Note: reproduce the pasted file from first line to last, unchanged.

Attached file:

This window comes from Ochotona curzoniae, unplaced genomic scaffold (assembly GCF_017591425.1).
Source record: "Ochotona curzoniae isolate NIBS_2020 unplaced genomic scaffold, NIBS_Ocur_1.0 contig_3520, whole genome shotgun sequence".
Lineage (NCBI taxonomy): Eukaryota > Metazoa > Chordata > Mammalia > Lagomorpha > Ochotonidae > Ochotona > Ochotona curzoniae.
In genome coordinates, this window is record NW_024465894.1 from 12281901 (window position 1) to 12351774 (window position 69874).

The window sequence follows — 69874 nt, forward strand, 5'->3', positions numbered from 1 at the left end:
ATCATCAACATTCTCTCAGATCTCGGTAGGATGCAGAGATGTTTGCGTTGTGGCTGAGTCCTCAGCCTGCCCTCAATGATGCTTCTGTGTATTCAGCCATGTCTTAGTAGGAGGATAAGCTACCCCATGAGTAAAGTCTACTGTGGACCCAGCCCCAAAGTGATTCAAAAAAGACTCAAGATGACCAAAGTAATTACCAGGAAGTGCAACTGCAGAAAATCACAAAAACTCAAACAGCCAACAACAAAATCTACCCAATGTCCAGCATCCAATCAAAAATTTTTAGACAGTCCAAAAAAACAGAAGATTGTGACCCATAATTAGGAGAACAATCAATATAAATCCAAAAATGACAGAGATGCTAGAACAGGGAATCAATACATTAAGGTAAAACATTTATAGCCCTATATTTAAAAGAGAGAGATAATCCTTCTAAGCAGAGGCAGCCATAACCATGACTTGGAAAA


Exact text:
This window comes from Ochotona curzoniae, unplaced genomic scaffold (assembly GCF_017591425.1).
Source record: "Ochotona curzoniae isolate NIBS_2020 unplaced genomic scaffold, NIBS_Ocur_1.0 contig_3520, whole genome shotgun sequence".
Lineage (NCBI taxonomy): Eukaryota > Metazoa > Chordata > Mammalia > Lagomorpha > Ochotonidae > Ochotona > Ochotona curzoniae.
In genome coordinates, this window is record NW_024465894.1 from 12281901 (window position 1) to 12351774 (window position 69874).

The window sequence follows — 69874 nt, forward strand, 5'->3', positions numbered from 1 at the left end:
ATCATCAACATTCTCTCAGATCTCGGTAGGATGCAGAGATGTTTGCGTTGTGGCTGAGTCCTCAGCCTGCCCTCAATGATGCTTCTGTGTATTCAGCCATGTCTTAGTAGGAGGATAAGCTACCCCATGAGTAAAGTCTACTGTGGACCCAGCCCCAAAGTGATTCAAAAAAGACTCAAGATGACCAAAGTAATTACCAGGAAGTGCAACTGCAGAAAATCACAAAAACTCAAACAGCCAACAACAAAATCTACCCAATGTCCAGCATCCAATCAAAAATTTTTAGACAGTCCAAAAAAACAGAAGATTGTGACCCATAATTAGGAGAACAATCAATATAAATCCAAAAATGACAGAGATGCTAGAACAGGGAATCAATACATTAAGGTAAAACATTTATAGCCCTATATTTAAAAGAGAGAGATAATCCTTCTAAGCAGAGGCAGCCATAACCATGACTTGGAAAA